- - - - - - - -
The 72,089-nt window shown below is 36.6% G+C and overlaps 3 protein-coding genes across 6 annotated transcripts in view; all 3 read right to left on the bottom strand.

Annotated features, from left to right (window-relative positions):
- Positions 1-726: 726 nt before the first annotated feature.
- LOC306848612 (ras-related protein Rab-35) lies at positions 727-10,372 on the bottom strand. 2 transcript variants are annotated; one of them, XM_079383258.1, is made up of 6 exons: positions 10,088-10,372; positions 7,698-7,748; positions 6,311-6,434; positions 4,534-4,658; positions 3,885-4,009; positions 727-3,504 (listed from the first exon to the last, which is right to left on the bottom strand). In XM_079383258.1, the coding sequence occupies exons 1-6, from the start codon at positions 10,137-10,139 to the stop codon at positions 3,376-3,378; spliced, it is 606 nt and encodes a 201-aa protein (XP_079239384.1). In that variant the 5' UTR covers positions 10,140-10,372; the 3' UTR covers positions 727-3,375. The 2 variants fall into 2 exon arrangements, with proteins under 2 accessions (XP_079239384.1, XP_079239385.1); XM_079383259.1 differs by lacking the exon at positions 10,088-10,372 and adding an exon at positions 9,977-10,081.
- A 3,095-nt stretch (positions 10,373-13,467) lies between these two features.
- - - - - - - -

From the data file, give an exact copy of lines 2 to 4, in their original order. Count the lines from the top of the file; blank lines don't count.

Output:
Annotated features, from left to right (window-relative positions):
- Positions 1-726: 726 nt before the first annotated feature.
- LOC306848612 (ras-related protein Rab-35) lies at positions 727-10,372 on the bottom strand. 2 transcript variants are annotated; one of them, XM_079383258.1, is made up of 6 exons: positions 10,088-10,372; positions 7,698-7,748; positions 6,311-6,434; positions 4,534-4,658; positions 3,885-4,009; positions 727-3,504 (listed from the first exon to the last, which is right to left on the bottom strand). In XM_079383258.1, the coding sequence occupies exons 1-6, from the start codon at positions 10,137-10,139 to the stop codon at positions 3,376-3,378; spliced, it is 606 nt and encodes a 201-aa protein (XP_079239384.1). In that variant the 5' UTR covers positions 10,140-10,372; the 3' UTR covers positions 727-3,375. The 2 variants fall into 2 exon arrangements, with proteins under 2 accessions (XP_079239384.1, XP_079239385.1); XM_079383259.1 differs by lacking the exon at positions 10,088-10,372 and adding an exon at positions 9,977-10,081.